Streaming allows listeners to dip toes into uncharted waters

Moving outside the Beltway and on to belt-driven turntables, National Public Radio has gone hipster in the last year and a half by providing a musical filter that’s having a two-fold effect: A younger and broader audience is coming to NPR for music, and the current crowd is learning what Vampire Weekend and Dr. Dog actually sound like.

Streaming entire albums, which NPR has been doing since September 2008, is not unique on the Internet. But NPR, through its “exclusive first listen” program, has become a go-to resource for artists and labels looking for a third party to stream an album prior to its release, especially the indie rock artists who appeal to twentysomethings but have no shot at commercial radio airplay.

Labels that have held tight reins on controlling the release of music have started to open up and allow full album streaming on third-party sites. Generally speaking, they have only permitted segments of songs to be streamed at e-commerce sites and placed individual songs on artists’ websites.

Streaming in these cases offers the potential consumer a preview of music before it is released as a download, CD or vinyl, and which they can play as often as they like. The catch is they get to hear it, but they don’t possess it.

Pre-release streaming of albums has become a popular feature at third-party sites such as AOL’s Spinner, which is dedicated to all forms of rock and pop music. They generally have a dozen featured albums streaming — some current, some catalog and some pre-release. It has become one of the site’s most popular features. Unlike offerings at labels’ websites and online stores, these are not the result of sales and marketing plans. At Spinner and NPR’s website, the selections are editorially driven.

“There’s no commerce,” NPR Music executive producer Anya Grundmann says. “It’s about providing access to artists and discovering music, not part of a business plan. The key is that somebody’s got to love it.”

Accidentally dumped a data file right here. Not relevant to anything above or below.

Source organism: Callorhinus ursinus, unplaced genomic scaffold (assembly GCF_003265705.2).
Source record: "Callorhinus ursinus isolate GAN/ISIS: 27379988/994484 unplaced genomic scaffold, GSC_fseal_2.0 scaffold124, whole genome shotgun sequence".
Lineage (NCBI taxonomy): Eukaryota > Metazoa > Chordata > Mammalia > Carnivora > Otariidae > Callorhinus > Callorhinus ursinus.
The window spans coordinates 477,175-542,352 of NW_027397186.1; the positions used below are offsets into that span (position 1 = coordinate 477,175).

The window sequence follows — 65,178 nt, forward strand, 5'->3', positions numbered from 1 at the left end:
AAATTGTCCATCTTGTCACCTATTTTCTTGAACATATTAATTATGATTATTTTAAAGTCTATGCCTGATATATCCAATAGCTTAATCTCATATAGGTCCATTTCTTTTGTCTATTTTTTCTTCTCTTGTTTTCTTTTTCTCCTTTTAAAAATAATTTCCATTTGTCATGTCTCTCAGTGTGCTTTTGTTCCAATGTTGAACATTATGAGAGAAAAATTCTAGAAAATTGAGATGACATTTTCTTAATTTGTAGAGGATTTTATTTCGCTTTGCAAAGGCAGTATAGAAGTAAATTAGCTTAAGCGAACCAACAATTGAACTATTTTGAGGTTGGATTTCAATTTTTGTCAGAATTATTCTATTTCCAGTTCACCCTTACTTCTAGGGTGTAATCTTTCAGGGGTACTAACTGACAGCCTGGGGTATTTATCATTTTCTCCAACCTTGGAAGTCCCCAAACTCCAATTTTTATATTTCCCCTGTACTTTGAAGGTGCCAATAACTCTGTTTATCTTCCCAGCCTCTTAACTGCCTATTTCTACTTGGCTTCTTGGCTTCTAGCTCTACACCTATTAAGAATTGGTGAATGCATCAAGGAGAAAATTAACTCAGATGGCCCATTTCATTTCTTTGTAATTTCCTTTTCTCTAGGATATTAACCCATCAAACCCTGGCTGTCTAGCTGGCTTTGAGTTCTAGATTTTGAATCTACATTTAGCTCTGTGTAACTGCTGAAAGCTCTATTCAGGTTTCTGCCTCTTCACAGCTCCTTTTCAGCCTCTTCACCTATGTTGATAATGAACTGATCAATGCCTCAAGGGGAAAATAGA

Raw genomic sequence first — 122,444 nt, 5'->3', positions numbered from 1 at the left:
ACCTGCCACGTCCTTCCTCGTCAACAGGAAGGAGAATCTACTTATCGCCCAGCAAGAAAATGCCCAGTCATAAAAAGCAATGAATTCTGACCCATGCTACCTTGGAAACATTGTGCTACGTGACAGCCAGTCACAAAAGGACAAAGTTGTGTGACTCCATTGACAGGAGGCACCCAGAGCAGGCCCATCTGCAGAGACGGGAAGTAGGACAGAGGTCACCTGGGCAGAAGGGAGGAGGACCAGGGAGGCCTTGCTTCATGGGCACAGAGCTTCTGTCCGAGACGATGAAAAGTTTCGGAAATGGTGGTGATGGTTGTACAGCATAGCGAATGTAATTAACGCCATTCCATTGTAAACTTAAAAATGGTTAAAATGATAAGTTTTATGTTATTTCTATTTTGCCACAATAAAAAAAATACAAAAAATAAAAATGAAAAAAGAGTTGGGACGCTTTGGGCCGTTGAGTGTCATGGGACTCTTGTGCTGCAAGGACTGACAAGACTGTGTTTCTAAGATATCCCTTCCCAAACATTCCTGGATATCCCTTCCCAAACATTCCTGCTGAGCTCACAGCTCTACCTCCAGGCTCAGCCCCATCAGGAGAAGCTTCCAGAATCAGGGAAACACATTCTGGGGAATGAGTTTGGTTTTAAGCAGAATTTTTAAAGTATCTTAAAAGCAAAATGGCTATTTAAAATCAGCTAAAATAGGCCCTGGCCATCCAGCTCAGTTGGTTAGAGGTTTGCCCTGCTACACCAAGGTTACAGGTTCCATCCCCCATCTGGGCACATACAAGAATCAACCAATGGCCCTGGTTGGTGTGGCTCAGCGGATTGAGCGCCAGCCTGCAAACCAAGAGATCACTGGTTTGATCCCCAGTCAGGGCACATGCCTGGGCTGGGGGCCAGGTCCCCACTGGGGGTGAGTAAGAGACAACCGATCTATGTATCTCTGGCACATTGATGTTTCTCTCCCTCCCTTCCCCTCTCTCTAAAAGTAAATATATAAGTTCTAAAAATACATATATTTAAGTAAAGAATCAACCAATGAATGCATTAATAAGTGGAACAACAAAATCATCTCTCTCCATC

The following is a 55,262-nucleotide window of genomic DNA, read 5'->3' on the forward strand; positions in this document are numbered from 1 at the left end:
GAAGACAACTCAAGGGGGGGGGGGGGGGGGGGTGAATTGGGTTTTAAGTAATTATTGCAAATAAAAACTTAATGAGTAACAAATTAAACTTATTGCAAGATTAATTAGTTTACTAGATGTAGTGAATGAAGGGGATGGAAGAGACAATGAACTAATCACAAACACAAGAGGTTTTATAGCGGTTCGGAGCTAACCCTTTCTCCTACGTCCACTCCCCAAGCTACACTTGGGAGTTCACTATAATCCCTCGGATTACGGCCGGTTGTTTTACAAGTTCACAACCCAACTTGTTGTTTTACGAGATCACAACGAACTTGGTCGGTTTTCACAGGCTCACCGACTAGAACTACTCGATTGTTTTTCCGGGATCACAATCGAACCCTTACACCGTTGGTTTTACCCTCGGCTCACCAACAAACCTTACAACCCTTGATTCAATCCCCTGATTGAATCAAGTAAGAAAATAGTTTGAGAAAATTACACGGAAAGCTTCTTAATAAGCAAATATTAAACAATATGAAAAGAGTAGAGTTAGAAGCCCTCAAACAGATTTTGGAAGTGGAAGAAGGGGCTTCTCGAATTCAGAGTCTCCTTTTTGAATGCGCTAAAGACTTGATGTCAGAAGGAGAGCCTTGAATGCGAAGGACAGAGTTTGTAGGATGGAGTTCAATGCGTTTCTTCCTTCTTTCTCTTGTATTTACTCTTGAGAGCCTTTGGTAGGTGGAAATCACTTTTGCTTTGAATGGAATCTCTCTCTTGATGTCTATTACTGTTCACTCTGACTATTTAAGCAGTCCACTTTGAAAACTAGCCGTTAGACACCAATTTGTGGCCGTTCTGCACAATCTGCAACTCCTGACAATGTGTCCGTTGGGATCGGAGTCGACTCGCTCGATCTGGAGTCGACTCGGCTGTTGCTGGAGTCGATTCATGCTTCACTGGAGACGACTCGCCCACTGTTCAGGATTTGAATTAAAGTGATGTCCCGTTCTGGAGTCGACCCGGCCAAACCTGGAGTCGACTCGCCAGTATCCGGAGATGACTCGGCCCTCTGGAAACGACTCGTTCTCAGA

Vampire Weekend’s “Contra,” an album that thrilled the entire NPR Music staff, was also one of the site’s biggest hits, generating “a couple hundred thousand” streams. (NPR does not give out specific numbers.)

Spinner and NPR had considerable profiles at the recent SXSW festival in Austin, Texas. Both staged events featuring the pre-eminent force in retro-soul: Sharon Jones & the Dap-Kings. Spinner’s show was a modern-day soul revue with Smokey Robinson, Raphael Saadiq, Mayer Hawthorne and Black Joe Lewis and the Honeybears.

NPR presented two of the hottest current indie rock bands, Broken Bells and Spoon. Their day party included two acts that were among the fest’s must-sees — Surfer Blood and Local Natives — as well as the classical string quartet Brooklyn Rider. Broken Bells and the Dap-Kings albums were streamed at NPR.org in March.

“We believe people don’t want to be fenced in by genres,” says NPR Music product manager Amy Schriefer.

To that end, NPR Music is looking to reach beyond the Americana/AAA and world music areas they occupy, expanding coverage of country music, hip-hop and R&B, pop music and jazz. Also on the expansion plan is a growth into mobile platforms.

“The mobile space can set us apart,” Grundmann says. “It will be programmed by humans and not some computer algorithm, with editorial surrounding the music.”

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